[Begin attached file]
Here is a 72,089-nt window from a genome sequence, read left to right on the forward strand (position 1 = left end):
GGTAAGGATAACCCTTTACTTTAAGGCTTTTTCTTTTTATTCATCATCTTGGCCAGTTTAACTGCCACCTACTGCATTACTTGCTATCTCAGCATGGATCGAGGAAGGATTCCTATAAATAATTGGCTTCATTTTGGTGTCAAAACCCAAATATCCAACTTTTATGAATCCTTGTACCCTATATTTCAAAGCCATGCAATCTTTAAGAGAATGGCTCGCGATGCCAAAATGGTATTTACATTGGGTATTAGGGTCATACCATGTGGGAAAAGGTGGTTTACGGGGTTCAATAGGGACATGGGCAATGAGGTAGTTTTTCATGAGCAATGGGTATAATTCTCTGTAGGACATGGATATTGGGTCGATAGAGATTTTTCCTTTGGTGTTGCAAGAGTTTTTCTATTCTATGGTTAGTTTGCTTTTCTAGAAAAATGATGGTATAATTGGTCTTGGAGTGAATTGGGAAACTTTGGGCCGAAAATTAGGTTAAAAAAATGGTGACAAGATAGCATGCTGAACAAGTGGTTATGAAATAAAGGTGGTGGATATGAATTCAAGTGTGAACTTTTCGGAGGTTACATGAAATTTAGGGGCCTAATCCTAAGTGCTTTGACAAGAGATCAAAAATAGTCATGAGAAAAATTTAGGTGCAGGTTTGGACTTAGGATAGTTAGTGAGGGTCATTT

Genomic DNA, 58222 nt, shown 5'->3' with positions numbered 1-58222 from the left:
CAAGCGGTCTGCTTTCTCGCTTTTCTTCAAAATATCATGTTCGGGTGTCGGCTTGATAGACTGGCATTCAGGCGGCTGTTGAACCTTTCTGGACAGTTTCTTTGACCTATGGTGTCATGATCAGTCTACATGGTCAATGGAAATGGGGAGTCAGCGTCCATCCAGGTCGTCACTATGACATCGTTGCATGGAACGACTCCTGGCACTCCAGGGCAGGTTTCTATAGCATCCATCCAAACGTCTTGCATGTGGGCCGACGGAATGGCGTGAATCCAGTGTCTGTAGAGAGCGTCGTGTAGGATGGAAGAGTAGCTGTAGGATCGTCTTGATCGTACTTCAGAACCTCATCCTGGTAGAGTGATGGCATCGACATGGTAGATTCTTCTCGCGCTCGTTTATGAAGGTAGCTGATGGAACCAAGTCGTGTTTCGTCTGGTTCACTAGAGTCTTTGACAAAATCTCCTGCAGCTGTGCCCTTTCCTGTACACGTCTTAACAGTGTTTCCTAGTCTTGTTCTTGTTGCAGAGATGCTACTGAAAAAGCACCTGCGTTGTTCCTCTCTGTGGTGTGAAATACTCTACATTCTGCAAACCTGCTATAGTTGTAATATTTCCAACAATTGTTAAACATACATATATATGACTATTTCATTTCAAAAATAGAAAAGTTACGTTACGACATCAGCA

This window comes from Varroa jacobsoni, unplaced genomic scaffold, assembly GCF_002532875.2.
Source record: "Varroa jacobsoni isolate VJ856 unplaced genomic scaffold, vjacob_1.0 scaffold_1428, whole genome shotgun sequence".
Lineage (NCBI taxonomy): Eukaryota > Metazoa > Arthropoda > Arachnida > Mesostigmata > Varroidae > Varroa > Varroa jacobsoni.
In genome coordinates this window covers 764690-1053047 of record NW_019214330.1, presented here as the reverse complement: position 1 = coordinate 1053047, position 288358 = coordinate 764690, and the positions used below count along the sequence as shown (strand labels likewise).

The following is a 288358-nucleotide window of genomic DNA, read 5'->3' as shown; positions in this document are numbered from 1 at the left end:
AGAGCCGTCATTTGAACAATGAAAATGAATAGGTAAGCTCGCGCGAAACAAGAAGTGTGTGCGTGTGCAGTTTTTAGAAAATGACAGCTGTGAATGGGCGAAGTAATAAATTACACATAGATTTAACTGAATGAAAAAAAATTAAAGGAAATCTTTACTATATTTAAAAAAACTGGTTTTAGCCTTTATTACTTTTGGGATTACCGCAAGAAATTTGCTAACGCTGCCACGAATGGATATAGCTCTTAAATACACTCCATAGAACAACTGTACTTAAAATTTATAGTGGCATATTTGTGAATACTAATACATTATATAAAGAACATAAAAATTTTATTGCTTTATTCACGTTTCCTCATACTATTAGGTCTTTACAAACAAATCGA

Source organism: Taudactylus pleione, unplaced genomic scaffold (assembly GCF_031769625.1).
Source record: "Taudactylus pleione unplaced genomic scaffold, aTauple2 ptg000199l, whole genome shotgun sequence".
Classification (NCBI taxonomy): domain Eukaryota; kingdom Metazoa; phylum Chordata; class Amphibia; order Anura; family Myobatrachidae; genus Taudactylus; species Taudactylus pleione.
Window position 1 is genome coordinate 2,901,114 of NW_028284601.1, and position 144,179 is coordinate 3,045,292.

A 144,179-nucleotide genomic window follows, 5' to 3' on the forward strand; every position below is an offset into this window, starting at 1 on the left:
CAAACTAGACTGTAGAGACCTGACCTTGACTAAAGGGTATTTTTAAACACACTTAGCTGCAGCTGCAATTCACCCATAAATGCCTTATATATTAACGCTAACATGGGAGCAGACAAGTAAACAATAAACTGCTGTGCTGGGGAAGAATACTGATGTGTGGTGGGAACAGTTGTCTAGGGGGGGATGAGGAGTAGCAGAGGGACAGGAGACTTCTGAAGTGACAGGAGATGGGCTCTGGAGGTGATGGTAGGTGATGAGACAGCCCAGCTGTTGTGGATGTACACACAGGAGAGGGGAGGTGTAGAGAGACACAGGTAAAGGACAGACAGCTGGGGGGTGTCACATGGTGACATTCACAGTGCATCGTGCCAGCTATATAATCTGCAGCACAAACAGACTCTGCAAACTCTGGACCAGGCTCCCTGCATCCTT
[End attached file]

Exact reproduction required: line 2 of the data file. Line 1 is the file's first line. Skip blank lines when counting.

GGTAAGGATAACCCTTTACTTTAAGGCTTTTTCTTTTTATTCATCATCTTGGCCAGTTTAACTGCCACCTACTGCATTACTTGCTATCTCAGCATGGATCGAGGAAGGATTCCTATAAATAATTGGCTTCATTTTGGTGTCAAAACCCAAATATCCAACTTTTATGAATCCTTGTACCCTATATTTCAAAGCCATGCAATCTTTAAGAGAATGGCTCGCGATGCCAAAATGGTATTTACATTGGGTATTAGGGTCATACCATGTGGGAAAAGGTGGTTTACGGGGTTCAATAGGGACATGGGCAATGAGGTAGTTTTTCATGAGCAATGGGTATAATTCTCTGTAGGACATGGATATTGGGTCGATAGAGATTTTTCCTTTGGTGTTGCAAGAGTTTTTCTATTCTATGGTTAGTTTGCTTTTCTAGAAAAATGATGGTATAATTGGTCTTGGAGTGAATTGGGAAACTTTGGGCCGAAAATTAGGTTAAAAAAATGGTGACAAGATAGCATGCTGAACAAGTGGTTATGAAATAAAGGTGGTGGATATGAATTCAAGTGTGAACTTTTCGGAGGTTACATGAAATTTAGGGGCCTAATCCTAAGTGCTTTGACAAGAGATCAAAAATAGTCATGAGAAAAATTTAGGTGCAGGTTTGGACTTAGGATAGTTAGTGAGGGTCATTT